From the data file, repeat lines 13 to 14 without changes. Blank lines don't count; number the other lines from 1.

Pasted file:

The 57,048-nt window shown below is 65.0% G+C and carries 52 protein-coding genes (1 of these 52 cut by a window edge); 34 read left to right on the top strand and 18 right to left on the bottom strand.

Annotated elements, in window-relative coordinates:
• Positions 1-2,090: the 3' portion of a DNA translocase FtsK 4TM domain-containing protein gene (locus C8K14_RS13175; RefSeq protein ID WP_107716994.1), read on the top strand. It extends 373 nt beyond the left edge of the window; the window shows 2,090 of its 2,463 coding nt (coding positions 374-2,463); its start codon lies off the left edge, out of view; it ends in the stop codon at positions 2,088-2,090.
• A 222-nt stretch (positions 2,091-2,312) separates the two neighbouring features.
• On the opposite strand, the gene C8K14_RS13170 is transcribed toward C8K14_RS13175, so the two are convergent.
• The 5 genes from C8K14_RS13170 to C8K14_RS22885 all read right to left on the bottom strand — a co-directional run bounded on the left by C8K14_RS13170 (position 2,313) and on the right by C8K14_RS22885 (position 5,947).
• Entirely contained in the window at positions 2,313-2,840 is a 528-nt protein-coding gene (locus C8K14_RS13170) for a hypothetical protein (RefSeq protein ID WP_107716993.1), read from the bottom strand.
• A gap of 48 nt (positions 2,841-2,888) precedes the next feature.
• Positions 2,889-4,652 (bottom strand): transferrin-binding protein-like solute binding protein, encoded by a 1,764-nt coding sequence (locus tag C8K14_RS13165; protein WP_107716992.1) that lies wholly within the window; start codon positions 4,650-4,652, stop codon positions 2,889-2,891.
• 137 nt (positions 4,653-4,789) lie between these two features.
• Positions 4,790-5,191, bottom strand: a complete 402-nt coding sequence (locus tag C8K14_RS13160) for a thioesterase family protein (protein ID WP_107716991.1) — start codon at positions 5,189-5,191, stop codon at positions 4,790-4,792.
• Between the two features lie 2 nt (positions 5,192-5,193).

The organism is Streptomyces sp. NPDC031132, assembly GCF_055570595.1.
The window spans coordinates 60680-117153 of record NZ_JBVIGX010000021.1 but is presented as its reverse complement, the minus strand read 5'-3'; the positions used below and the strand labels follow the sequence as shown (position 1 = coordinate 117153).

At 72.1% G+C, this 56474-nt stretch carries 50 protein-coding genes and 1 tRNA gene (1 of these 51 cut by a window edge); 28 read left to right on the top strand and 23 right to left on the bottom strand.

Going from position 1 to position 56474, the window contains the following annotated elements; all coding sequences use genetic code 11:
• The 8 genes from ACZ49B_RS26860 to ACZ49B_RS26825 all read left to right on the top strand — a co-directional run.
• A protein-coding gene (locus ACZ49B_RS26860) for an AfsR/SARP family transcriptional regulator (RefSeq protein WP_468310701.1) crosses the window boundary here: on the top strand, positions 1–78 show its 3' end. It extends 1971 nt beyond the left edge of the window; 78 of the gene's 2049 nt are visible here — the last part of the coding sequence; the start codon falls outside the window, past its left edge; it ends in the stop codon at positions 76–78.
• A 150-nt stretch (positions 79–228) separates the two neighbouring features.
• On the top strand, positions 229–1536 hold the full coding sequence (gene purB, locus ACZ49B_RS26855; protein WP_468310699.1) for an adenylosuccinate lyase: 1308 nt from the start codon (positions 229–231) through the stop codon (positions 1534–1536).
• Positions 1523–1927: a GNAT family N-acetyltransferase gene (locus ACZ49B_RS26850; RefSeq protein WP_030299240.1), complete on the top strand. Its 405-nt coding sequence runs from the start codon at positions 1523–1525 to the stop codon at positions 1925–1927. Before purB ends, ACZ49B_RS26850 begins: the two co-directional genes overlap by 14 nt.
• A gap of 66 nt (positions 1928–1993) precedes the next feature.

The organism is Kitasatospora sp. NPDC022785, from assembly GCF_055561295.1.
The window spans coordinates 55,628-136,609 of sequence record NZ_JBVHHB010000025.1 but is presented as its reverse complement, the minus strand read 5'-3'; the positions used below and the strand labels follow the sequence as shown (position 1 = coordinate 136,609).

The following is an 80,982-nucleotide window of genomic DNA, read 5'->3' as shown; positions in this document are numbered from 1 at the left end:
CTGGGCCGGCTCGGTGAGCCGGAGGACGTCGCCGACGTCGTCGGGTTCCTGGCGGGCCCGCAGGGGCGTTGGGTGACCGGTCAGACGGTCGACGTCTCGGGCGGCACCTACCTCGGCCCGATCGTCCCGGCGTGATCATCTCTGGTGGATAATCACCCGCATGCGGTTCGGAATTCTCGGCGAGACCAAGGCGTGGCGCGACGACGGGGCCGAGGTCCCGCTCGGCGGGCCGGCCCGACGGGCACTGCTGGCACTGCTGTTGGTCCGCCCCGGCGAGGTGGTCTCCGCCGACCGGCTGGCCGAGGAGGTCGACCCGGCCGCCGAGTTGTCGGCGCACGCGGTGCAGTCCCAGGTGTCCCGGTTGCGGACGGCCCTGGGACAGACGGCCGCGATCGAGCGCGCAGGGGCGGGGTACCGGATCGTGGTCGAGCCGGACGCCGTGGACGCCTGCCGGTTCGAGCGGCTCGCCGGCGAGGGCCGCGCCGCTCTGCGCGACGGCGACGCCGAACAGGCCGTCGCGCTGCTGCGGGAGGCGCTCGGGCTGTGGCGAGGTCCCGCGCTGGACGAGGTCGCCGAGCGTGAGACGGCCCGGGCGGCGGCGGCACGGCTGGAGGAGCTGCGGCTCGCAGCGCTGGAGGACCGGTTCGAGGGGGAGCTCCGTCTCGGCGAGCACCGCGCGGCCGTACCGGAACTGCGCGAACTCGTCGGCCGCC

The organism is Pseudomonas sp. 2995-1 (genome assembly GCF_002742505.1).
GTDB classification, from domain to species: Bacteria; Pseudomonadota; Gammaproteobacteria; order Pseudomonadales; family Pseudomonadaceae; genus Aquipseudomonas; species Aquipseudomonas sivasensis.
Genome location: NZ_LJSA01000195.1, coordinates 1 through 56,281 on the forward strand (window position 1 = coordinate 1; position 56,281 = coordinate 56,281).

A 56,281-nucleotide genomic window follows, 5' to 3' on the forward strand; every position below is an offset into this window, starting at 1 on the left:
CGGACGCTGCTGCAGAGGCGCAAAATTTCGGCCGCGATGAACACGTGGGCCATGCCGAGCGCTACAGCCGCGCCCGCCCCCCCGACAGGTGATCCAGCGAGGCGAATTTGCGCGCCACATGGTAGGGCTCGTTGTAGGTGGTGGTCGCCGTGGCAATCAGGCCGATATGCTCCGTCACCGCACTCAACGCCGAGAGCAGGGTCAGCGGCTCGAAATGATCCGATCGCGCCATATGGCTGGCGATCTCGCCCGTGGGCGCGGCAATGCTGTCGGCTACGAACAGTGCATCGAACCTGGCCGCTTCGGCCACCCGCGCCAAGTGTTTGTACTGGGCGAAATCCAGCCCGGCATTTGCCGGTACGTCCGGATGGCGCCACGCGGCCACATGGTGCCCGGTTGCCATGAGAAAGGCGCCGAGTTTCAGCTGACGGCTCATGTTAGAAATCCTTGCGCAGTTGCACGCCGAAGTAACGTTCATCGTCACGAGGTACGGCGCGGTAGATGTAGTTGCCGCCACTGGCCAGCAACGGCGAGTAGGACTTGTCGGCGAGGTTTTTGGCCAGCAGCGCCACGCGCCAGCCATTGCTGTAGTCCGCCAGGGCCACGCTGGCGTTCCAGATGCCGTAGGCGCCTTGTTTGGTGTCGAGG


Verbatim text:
The organism is Streptomyces sp. NPDC031132, assembly GCF_055570595.1.
The window spans coordinates 60680-117153 of record NZ_JBVIGX010000021.1 but is presented as its reverse complement, the minus strand read 5'-3'; the positions used below and the strand labels follow the sequence as shown (position 1 = coordinate 117153).